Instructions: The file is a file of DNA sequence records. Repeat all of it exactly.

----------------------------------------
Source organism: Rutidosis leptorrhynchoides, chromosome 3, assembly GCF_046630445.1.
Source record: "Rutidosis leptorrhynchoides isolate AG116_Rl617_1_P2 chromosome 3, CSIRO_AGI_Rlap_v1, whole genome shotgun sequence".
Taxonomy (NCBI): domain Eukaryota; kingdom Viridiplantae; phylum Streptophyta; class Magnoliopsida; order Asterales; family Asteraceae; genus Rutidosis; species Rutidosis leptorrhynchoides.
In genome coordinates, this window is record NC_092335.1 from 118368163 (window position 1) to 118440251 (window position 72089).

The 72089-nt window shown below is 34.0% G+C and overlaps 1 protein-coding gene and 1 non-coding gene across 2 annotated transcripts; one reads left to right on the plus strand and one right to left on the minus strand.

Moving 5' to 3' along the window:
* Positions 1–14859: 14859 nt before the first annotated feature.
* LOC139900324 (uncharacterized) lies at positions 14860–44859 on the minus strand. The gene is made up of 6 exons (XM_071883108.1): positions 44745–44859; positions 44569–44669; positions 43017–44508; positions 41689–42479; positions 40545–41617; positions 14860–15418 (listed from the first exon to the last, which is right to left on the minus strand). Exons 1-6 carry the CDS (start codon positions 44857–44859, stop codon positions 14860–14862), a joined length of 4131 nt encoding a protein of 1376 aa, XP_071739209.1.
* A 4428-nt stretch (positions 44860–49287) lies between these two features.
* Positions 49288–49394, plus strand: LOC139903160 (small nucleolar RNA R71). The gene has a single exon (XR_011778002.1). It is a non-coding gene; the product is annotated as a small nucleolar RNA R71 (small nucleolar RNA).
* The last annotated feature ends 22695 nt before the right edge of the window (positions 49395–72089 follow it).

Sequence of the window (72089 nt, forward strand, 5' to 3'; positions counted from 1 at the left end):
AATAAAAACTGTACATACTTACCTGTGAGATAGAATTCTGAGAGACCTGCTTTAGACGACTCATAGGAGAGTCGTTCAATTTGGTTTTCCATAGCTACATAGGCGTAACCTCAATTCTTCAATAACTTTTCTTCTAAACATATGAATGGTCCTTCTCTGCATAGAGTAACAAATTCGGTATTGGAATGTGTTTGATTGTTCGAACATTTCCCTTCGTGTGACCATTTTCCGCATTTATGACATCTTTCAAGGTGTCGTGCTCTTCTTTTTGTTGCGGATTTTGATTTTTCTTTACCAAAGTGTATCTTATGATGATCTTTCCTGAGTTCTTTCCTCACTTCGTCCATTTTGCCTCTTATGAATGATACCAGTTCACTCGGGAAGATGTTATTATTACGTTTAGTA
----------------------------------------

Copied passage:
Source organism: Rutidosis leptorrhynchoides, chromosome 3, assembly GCF_046630445.1.
Source record: "Rutidosis leptorrhynchoides isolate AG116_Rl617_1_P2 chromosome 3, CSIRO_AGI_Rlap_v1, whole genome shotgun sequence".
Taxonomy (NCBI): domain Eukaryota; kingdom Viridiplantae; phylum Streptophyta; class Magnoliopsida; order Asterales; family Asteraceae; genus Rutidosis; species Rutidosis leptorrhynchoides.
In genome coordinates, this window is record NC_092335.1 from 118368163 (window position 1) to 118440251 (window position 72089).

The 72089-nt window shown below is 34.0% G+C and overlaps 1 protein-coding gene and 1 non-coding gene across 2 annotated transcripts; one reads left to right on the plus strand and one right to left on the minus strand.

Moving 5' to 3' along the window:
* Positions 1–14859: 14859 nt before the first annotated feature.
* LOC139900324 (uncharacterized) lies at positions 14860–44859 on the minus strand. The gene is made up of 6 exons (XM_071883108.1): positions 44745–44859; positions 44569–44669; positions 43017–44508; positions 41689–42479; positions 40545–41617; positions 14860–15418 (listed from the first exon to the last, which is right to left on the minus strand). Exons 1-6 carry the CDS (start codon positions 44857–44859, stop codon positions 14860–14862), a joined length of 4131 nt encoding a protein of 1376 aa, XP_071739209.1.
* A 4428-nt stretch (positions 44860–49287) lies between these two features.
* Positions 49288–49394, plus strand: LOC139903160 (small nucleolar RNA R71). The gene has a single exon (XR_011778002.1). It is a non-coding gene; the product is annotated as a small nucleolar RNA R71 (small nucleolar RNA).
* The last annotated feature ends 22695 nt before the right edge of the window (positions 49395–72089 follow it).

Sequence of the window (72089 nt, forward strand, 5' to 3'; positions counted from 1 at the left end):
AATAAAAACTGTACATACTTACCTGTGAGATAGAATTCTGAGAGACCTGCTTTAGACGACTCATAGGAGAGTCGTTCAATTTGGTTTTCCATAGCTACATAGGCGTAACCTCAATTCTTCAATAACTTTTCTTCTAAACATATGAATGGTCCTTCTCTGCATAGAGTAACAAATTCGGTATTGGAATGTGTTTGATTGTTCGAACATTTCCCTTCGTGTGACCATTTTCCGCATTTATGACATCTTTCAAGGTGTCGTGCTCTTCTTTTTGTTGCGGATTTTGATTTTTCTTTACCAAAGTGTATCTTATGATGATCTTTCCTGAGTTCTTTCCTCACTTCGTCCATTTTGCCTCTTATGAATGATACCAGTTCACTCGGGAAGATGTTATTATTACGTTTAGTA